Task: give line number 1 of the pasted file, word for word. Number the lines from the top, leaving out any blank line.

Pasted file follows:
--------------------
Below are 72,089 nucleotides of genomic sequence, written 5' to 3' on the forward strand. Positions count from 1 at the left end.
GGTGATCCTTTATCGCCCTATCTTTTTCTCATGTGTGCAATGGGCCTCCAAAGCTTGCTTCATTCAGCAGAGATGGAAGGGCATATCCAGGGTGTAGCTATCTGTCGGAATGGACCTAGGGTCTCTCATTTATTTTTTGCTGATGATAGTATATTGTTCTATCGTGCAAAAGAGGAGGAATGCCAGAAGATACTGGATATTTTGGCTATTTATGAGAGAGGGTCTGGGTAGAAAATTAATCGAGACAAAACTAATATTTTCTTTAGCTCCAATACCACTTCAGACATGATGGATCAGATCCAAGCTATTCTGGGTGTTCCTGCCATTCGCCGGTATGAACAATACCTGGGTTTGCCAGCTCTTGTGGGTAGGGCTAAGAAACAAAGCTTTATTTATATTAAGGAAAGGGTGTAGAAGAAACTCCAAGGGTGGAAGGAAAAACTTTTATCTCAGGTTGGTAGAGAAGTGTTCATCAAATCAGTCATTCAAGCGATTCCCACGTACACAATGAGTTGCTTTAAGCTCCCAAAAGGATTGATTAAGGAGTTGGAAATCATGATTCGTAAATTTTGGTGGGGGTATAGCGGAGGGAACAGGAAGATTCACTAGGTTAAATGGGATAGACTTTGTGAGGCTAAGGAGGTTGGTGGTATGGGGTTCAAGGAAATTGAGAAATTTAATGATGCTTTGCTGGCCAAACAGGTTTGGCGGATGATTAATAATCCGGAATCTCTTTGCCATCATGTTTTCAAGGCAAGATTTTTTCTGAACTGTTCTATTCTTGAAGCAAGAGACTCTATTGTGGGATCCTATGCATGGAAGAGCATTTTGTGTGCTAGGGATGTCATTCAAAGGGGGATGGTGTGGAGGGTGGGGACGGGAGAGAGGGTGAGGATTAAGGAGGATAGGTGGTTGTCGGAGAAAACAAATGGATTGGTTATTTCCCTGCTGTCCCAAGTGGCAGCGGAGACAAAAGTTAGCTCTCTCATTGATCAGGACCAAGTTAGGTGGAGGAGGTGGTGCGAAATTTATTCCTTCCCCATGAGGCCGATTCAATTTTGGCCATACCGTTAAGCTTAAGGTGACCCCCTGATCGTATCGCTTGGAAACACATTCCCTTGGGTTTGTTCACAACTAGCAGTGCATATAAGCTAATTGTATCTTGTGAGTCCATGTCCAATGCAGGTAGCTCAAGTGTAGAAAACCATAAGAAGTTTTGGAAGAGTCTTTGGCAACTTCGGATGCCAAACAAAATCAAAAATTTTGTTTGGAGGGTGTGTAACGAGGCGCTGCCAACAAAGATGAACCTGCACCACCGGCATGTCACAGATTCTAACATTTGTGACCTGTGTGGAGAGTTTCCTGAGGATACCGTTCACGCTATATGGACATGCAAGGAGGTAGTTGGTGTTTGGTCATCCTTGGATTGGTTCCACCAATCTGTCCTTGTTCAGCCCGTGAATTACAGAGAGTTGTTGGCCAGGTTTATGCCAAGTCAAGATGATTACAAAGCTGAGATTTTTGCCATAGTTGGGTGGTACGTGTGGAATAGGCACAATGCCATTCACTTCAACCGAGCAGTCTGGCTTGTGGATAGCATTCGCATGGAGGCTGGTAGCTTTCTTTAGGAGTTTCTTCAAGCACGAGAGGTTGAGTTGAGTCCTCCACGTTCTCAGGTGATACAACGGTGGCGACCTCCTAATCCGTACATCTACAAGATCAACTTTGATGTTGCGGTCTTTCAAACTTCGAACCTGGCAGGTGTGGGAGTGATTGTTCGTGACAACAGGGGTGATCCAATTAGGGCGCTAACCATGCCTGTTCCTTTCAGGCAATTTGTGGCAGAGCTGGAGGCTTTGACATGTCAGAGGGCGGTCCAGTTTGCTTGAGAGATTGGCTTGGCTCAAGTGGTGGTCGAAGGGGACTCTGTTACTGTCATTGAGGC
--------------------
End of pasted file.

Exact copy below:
Below are 72,089 nucleotides of genomic sequence, written 5' to 3' on the forward strand. Positions count from 1 at the left end.